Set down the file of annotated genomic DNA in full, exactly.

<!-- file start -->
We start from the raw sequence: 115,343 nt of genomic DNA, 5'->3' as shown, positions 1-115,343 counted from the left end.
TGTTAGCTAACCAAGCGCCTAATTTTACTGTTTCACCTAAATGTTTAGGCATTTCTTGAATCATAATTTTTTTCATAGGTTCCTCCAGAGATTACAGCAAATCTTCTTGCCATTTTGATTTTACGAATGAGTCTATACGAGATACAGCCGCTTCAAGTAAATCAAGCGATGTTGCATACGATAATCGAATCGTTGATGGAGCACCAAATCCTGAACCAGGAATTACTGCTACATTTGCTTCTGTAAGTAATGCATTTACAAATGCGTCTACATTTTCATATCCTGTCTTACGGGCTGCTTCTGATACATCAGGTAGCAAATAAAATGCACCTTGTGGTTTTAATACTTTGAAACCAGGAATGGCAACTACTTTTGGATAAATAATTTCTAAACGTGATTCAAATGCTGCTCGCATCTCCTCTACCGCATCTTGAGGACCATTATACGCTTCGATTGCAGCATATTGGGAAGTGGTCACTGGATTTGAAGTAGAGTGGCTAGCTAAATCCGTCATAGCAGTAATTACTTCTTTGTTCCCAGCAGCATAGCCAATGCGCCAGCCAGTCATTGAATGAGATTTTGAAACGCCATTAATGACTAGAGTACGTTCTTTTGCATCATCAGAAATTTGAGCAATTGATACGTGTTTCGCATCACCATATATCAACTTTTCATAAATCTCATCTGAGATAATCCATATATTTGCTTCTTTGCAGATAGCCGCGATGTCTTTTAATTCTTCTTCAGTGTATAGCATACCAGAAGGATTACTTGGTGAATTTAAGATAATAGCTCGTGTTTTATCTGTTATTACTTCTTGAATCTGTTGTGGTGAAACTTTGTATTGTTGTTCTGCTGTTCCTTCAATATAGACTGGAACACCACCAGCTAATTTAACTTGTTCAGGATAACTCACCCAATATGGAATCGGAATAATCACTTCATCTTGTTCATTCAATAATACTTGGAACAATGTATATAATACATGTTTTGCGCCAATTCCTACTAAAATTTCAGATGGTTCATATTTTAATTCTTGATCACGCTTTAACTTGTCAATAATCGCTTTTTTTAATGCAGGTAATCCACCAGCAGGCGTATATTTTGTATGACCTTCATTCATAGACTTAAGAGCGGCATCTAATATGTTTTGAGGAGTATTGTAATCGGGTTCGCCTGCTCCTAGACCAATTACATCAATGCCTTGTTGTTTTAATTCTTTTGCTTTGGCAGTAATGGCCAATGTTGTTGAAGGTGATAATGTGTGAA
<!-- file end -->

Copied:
We start from the raw sequence: 115,343 nt of genomic DNA, 5'->3' as shown, positions 1-115,343 counted from the left end.
TGTTAGCTAACCAAGCGCCTAATTTTACTGTTTCACCTAAATGTTTAGGCATTTCTTGAATCATAATTTTTTTCATAGGTTCCTCCAGAGATTACAGCAAATCTTCTTGCCATTTTGATTTTACGAATGAGTCTATACGAGATACAGCCGCTTCAAGTAAATCAAGCGATGTTGCATACGATAATCGAATCGTTGATGGAGCACCAAATCCTGAACCAGGAATTACTGCTACATTTGCTTCTGTAAGTAATGCATTTACAAATGCGTCTACATTTTCATATCCTGTCTTACGGGCTGCTTCTGATACATCAGGTAGCAAATAAAATGCACCTTGTGGTTTTAATACTTTGAAACCAGGAATGGCAACTACTTTTGGATAAATAATTTCTAAACGTGATTCAAATGCTGCTCGCATCTCCTCTACCGCATCTTGAGGACCATTATACGCTTCGATTGCAGCATATTGGGAAGTGGTCACTGGATTTGAAGTAGAGTGGCTAGCTAAATCCGTCATAGCAGTAATTACTTCTTTGTTCCCAGCAGCATAGCCAATGCGCCAGCCAGTCATTGAATGAGATTTTGAAACGCCATTAATGACTAGAGTACGTTCTTTTGCATCATCAGAAATTTGAGCAATTGATACGTGTTTCGCATCACCATATATCAACTTTTCATAAATCTCATCTGAGATAATCCATATATTTGCTTCTTTGCAGATAGCCGCGATGTCTTTTAATTCTTCTTCAGTGTATAGCATACCAGAAGGATTACTTGGTGAATTTAAGATAATAGCTCGTGTTTTATCTGTTATTACTTCTTGAATCTGTTGTGGTGAAACTTTGTATTGTTGTTCTGCTGTTCCTTCAATATAGACTGGAACACCACCAGCTAATTTAACTTGTTCAGGATAACTCACCCAATATGGAATCGGAATAATCACTTCATCTTGTTCATTCAATAATACTTGGAACAATGTATATAATACATGTTTTGCGCCAATTCCTACTAAAATTTCAGATGGTTCATATTTTAATTCTTGATCACGCTTTAACTTGTCAATAATCGCTTTTTTTAATGCAGGTAATCCACCAGCAGGCGTATATTTTGTATGACCTTCATTCATAGACTTAAGAGCGGCATCTAATATGTTTTGAGGAGTATTGTAATCGGGTTCGCCTGCTCCTAGACCAATTACATCAATGCCTTGTTGTTTTAATTCTTTTGCTTTGGCAGTAATGGCCAATGTTGTTGAAGGTGATAATGTGTGAA